Adhesives and Consolidants
Selecting the most appropriate adhesive for the task at hand, whether joining, consolidating or coating a specimen, is an important part of successful fossil preparation.
The key to making a suitable selection is to understand that not all of these adhesives are interchangeable — some are more appropriate for particular tasks than others.
There is no single adhesive that works best in every preparation situation. Understanding the distinctions between them helps to explain differences in both their working and final properties. The adhesives that preparators use can be divided into two basic categories according to how they set or dry:
Solution adhesives which set by evaporation of a solvent and include:
- Paraloid B-72 (ethyl methacrylate co-polymer, formerly called Acryloid)
- Butvar B-76 (polyvinyl butyral, or PVB)
- Butvar B-98 (polyvinyl butyral or PVB)
- McGean B-15 (polyvinyl acetate or PVAC, formerly called Vinac B-15)
- “White glue” dispersions and emulsions (e.g. Elmers, Rhoplex, Lascaux)
Reaction adhesives, which set by chemical reaction and include:
- Various brands of epoxies (e.g. Devcon, Epo-Tek)
- Various brands of cyanoacrylates (e.g. Aron Alpha, Paleo-bond)
With this collection of adhesives, preparators are able to perform a multitude of tasks including joining, consolidation, coating, and gap filling on a range of fossils which can differ greatly in size and state of preservation. Read more about the properties of solution and reaction adhesives by clicking here.
The long history of fossil preparation has meant that a wide variety of adhesives and consolidants have been used in the past. While some of these some are still available, many on the list below are much older materials and the following are adhesives not recommended for use in preparation: (Shelton and Chaney, 1994):
- Duco cement
- Elmer’s glue-all
- Five minute epoxy
- Cellulose Nitrate polymers (e.g. Glyptal)
- Model airplane glue
- Natural organic materials
- Gum arabic
- Animal protein glues
These products show poor ageing and, in some cases, working properties. Given the other choices now available to preparators there is little reason for any of these materials to be used at this time. Click here to obtain more information on specific issues relating to adhesives and fossil preparation.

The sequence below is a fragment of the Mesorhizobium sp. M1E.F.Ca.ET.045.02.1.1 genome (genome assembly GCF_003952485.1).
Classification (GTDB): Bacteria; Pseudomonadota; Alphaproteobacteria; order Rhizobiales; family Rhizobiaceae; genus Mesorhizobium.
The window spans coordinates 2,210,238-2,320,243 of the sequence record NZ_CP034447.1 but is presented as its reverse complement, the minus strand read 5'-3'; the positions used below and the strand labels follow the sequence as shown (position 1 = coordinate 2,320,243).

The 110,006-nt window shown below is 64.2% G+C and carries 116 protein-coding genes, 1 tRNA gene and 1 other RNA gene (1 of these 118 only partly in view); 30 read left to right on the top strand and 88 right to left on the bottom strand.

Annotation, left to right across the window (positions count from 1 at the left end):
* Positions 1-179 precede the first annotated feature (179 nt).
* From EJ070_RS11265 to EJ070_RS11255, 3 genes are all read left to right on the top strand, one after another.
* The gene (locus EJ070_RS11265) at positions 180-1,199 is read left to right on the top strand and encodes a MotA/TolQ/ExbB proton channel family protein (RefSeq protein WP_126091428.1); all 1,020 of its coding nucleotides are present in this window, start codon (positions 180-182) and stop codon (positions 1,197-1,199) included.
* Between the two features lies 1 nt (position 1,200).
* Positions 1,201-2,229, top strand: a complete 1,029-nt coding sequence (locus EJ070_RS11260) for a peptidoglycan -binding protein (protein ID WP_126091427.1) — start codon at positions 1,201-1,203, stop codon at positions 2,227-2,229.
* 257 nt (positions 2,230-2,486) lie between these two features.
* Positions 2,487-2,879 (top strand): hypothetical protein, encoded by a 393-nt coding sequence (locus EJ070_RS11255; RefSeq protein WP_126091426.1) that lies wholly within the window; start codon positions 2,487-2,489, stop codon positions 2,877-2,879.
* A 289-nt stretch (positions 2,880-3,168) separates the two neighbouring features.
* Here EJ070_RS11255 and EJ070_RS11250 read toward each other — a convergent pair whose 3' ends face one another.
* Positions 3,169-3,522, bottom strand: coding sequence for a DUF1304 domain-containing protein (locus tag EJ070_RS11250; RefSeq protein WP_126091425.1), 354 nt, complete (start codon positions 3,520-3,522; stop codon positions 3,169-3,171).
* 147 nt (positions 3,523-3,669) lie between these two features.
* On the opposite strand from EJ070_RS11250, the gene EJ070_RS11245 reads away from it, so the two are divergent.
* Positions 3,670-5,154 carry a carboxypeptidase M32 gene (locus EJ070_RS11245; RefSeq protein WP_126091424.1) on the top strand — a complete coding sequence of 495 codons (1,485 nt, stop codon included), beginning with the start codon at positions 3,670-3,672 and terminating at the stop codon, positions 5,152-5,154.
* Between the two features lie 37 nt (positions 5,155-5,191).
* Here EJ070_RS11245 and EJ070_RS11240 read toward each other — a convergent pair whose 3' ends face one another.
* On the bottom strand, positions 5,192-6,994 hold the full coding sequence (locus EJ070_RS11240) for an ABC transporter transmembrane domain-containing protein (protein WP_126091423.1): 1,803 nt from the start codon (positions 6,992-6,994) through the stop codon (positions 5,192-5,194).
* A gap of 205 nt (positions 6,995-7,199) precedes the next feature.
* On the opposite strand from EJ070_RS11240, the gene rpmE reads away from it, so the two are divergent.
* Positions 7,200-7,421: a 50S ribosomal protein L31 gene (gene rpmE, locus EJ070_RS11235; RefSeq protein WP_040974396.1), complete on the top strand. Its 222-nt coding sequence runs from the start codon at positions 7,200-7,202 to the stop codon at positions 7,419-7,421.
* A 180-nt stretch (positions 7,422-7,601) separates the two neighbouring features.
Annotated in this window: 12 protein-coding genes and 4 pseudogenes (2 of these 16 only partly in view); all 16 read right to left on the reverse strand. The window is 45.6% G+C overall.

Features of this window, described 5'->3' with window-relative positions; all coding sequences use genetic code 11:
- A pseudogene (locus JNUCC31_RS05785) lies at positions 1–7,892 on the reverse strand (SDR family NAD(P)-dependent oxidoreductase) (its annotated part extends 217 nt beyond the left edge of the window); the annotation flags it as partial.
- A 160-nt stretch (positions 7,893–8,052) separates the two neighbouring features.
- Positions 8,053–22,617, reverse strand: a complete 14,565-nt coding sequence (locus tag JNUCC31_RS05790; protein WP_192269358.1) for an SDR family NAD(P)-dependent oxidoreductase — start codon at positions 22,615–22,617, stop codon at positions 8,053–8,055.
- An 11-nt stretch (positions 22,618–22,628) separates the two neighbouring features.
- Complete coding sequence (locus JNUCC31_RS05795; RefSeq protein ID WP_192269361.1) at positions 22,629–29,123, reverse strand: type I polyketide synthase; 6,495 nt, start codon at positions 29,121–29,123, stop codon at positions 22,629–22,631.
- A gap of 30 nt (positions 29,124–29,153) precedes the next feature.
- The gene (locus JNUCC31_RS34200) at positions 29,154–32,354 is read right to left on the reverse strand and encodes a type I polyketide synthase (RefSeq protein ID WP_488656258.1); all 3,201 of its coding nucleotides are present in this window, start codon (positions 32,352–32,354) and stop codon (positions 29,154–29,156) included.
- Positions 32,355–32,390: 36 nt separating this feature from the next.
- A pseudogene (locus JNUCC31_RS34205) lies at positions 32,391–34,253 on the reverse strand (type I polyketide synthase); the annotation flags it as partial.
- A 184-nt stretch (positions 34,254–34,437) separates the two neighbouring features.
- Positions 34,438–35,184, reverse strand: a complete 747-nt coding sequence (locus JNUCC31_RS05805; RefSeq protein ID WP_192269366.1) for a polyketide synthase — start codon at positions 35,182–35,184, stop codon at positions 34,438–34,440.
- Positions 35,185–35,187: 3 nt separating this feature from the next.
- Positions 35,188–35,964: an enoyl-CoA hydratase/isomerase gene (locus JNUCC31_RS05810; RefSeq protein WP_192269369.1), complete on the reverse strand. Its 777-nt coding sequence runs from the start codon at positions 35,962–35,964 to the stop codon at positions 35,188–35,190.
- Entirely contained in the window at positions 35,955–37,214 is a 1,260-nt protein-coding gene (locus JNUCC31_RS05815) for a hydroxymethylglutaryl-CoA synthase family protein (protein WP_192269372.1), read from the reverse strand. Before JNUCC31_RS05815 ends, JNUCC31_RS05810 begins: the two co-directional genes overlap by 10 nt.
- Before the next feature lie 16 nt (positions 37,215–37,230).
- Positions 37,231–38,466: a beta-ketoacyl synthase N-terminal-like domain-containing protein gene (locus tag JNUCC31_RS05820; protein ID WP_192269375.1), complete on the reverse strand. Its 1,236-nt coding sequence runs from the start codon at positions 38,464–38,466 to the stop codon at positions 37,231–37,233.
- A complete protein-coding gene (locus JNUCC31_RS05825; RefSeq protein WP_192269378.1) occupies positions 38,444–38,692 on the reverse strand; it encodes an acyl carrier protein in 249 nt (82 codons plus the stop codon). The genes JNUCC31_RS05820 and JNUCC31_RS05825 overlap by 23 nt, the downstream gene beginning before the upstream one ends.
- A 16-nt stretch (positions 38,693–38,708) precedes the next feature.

The bulk of the text on this and the other pages on this topic was excerpted and adapted from An Introduction To Solution And Reaction Adhesives For Fossil Preparation by Amy Davidson and Samantha Alderson published in Methods in Fossil Preparation Proceedings of the First Annual Fossil Preparation and Collections Symposium, edited by Matthew A. Brown, John F. Kane, and William G. Parker. Petrified Forest, 2009. To read the complete text and access the specific citations download the full article. To learn more about the other talks given at the symposium visit the National Park Service Petrified Forest Fossil Preparation and Collections Symposium page. Click here to buy a copy of the published proceedings.
Download the document Adhesives and Adhesion by Jonathan Thornton, a professor in the conservation program at Buffalo State College. This document covers topics including:
History, Terminology, Choice of Adhesive, and gives information on a wide range of specific adhesives used in conservation.
Adhesives and consolidants in geological and paleontological applications; part one: introduction, guide, health and safety, definitions and part two: wall chart. Society for the Preservation of Natural History Collections. 1997. vol 1 leaflet 2. By Ann Elder, Scott Madsen, Gregory Brown, Carrie Herbel, Chris Collins, Sarah Whelan, Cathy Wenz, Samantha Alderson and Lisa Kronthal.
Learn more in the distance learning course Chemistry for Conservators. This course, taught by Velson Horie a leading expert in the field, is available through International Academic Projects. Download Horie’s useful Adhesives glossary here.
Read a case study by AMNH preparator Amy Davidson on The use of cyanoacrylates and Butvar B-76 (polyvinyl butyral) on a specimen of Shuvuuia deserti (IGM 100/977)